English Portfolio Management

Subjective investing with Black-Litterman

Instead of following blindly historical data, investors can integrate subjective views. This is mostly justified in case of market anomalies, but dangerous in panic situations.

The heart of the Black-Litterman model is to abandon blindly following historical data by incorporating the investor’s subjective views. Less reliance on past data allows for more forward-looking portfolios and provides a structured approach to include subjective views.

Black-Litterman is not a revolution and builds on the classic mean-variance optimization (MVO) model – first introduced by Markowitz – and on the CAPM. It incorporates the investor’s own views as inputs into the portfolio optimization process. If an investor has no opinion about the market and considers the market to be efficient, the portfolio will have to match the market equilibrium. Therefore, an investor with no market view should follow the market and adopt a passive strategy: expected returns will be equal to market returns.

It is impossible to anticipate unpredictable events such as the stock market crash resulting from the coronavirus pandemic based on past data. When these events occur, real-time adjustment of portfolio positioning based on the investor’s view is essential to deal with unforeseen events. If there is an adjustment or if the investor has his or her own views, the portfolio will deviate from the market portfolio. If investors have little confidence in their views, the deviation will be minor and the resulting expected returns will be close to the market. When investors are more confident in their views, the resulting expected returns will deviate significantly from the market’s implied returns. 

In practice, investors generate opinions by applying various techniques. They can simply make a valuation with the information available to them; as of 1991, many of the early applications of Goldman Sachs economists Black and Litterman (hence BL) were human-generated. Investors can also use more sophisticated frameworks (quantitative techniques based on econometric or Machine Learning models) to generate opinions.  

 In conclusion, the BL model provides a structured approach to expressing subjective opinions and avoiding a mechanical dependence on historical back data. Ad hoc adjustments based on subjective opinions are dangerous in panic situations but mostly justified in market anomalies. Investors will avoid selling in a market crash and shall wait for an exit; they will try to take a contrarian view and use the market sell-off as an entry point if their own financial liquidity allows. In general, a good way to apply the model for an individual investor is to look at the current global market (significant weight in the U.S.) as a starting point and compare it to the expected long-term situation (e.g. more weight expected in Asia in 20-30 years). The result of this analysis will allow you to add subjective views across geographies or currencies to determine a target asset allocation.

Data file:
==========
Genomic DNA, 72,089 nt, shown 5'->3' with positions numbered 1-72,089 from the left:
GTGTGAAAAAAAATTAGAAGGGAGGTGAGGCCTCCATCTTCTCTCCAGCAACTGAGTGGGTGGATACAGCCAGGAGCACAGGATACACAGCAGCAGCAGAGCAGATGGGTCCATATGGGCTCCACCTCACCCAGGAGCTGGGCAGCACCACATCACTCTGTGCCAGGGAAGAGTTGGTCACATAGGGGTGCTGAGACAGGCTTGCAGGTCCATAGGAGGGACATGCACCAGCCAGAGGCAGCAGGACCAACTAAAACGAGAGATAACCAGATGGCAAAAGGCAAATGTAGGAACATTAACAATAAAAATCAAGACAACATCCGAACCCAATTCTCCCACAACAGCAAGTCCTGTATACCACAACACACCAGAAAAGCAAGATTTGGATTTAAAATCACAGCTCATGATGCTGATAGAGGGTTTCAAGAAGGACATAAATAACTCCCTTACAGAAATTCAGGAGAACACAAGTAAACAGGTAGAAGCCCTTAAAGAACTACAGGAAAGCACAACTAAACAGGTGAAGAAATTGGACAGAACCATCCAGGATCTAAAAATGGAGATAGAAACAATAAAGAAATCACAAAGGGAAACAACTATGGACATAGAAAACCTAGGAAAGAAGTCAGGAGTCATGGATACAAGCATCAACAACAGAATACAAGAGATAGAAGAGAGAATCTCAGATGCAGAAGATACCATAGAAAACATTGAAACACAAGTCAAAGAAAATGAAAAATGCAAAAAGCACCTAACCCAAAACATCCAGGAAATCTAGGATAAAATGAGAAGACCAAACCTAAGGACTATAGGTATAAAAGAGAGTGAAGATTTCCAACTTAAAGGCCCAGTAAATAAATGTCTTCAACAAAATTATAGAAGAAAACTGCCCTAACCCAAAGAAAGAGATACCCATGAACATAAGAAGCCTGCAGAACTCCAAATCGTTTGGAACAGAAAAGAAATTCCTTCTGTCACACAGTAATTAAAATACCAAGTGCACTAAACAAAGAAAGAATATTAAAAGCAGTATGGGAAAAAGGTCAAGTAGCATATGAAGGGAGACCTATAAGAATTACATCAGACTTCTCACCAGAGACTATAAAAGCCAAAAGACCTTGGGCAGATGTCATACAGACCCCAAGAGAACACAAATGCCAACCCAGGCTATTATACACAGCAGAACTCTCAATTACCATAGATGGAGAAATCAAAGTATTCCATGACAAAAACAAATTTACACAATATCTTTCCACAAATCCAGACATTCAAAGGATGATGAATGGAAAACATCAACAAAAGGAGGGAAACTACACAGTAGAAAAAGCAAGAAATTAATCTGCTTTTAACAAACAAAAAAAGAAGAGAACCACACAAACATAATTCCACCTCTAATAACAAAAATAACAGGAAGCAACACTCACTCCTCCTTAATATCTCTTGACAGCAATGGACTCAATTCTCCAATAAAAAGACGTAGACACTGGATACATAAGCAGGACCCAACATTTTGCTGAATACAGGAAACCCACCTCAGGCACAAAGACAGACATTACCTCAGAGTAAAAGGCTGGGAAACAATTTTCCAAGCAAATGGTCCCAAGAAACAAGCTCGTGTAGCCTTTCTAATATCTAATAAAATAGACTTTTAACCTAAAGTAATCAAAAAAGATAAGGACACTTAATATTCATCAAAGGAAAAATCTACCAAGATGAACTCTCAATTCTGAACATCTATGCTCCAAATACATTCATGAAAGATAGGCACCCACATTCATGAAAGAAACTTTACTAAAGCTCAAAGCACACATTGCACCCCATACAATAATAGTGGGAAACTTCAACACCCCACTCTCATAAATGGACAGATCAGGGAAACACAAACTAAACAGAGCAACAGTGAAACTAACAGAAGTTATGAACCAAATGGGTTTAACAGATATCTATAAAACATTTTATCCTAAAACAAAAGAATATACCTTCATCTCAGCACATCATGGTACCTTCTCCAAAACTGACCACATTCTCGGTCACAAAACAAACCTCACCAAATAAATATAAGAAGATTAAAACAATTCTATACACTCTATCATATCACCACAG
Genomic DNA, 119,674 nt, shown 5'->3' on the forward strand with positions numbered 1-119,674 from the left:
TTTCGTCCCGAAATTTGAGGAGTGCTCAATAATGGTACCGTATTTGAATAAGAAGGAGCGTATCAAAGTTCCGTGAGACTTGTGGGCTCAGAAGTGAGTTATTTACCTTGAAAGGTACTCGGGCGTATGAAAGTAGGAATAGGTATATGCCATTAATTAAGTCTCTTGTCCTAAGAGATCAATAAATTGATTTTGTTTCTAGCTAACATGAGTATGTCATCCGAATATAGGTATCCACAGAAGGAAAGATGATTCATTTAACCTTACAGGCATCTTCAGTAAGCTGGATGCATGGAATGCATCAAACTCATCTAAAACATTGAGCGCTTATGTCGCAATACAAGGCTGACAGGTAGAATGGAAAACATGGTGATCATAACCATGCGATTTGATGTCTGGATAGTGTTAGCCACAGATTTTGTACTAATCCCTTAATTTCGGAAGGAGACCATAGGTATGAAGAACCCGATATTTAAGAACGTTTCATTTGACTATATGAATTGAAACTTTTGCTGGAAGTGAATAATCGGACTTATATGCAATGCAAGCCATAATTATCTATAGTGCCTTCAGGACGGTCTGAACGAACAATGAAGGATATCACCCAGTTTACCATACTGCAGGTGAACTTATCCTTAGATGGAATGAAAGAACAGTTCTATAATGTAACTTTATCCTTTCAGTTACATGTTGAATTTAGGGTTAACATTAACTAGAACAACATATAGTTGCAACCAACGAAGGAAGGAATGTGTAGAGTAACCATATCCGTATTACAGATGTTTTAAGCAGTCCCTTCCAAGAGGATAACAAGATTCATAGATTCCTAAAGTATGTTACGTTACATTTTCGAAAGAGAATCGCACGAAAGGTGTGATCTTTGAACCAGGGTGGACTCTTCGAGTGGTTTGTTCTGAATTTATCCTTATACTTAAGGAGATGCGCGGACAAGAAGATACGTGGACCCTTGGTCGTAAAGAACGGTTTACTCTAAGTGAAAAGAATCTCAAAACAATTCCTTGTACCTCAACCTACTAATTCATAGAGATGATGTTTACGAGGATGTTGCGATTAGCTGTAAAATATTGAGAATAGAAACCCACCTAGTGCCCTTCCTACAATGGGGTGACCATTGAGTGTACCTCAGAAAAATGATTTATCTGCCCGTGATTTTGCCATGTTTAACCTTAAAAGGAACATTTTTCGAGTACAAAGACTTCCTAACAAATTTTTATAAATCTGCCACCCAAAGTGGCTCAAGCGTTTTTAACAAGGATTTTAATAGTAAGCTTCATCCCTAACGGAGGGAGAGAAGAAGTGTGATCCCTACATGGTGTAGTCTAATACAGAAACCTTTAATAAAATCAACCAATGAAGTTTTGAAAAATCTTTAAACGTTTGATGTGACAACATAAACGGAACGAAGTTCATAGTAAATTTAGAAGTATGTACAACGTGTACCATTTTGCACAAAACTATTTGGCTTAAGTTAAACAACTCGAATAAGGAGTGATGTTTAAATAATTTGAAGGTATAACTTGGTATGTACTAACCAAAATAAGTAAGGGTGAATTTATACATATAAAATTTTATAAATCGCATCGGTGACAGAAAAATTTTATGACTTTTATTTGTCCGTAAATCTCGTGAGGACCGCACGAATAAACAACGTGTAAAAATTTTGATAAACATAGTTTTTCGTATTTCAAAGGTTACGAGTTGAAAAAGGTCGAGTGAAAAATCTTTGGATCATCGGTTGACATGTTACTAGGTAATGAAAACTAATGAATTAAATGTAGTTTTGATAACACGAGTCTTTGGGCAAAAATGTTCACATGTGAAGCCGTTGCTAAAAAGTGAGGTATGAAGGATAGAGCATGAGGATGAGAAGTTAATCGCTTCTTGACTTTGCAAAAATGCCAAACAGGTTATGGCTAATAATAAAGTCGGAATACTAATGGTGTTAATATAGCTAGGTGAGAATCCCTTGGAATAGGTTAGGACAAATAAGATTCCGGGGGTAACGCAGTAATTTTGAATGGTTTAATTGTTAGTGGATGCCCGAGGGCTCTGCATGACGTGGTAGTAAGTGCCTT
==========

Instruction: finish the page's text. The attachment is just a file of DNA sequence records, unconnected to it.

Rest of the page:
Other thoughts for interested readers:

The inclusion of Bayesian statistics in the portfolio optimization process led to three main shortcomings of the original Black-Litterman model:

  • The normality assumption: Extreme events (positive and negative) such as black swans are not accounted for by the normality assumption, as they appear more often than implied by the Black-Litterman model;
  • Linearity is also assumed, but many investment strategies, for example with options, express non-linear views;
  • The basis of the BL model (MVO and CAPM) applies to a well-diversified portfolio. As such, the model is less useful beyond widely diversified portfolios. 

To address the shortcomings of the original BL model, various improvements have been made to align the BL model with actual investment processes:

  • Black-Litterman-Bayes (BLB) and multi-period models focus on the expected post-cost utility of portfolio value through multi-period forecasts: Increased forecast uncertainty is balanced against the costs of excessive trading;
  • In the basic BL model, investors’ views are expressed as a portfolio of securities and are not directly applicable to the views of factors. Based on arbitrage pricing theory (APT), the factor variant of the BL model considers securities with returns above the risk-free rate and focuses on the factors that explain security returns;
  • The robust Black-Litterman (rBL) model explicitly incorporates investor uncertainty. The investor-determined confidence level is based on prior error-dependent distributions. With lower confidence in the quality of the estimates, the ex ante distribution widens.

Black–Litterman and Beyond: The Bayesian Paradigm in Investment Management, The Journal of Portfolio Management, Volume 47, Issue 5, 2021, Petter N. Kolm, Gordon Ritter, and Joseph Simonian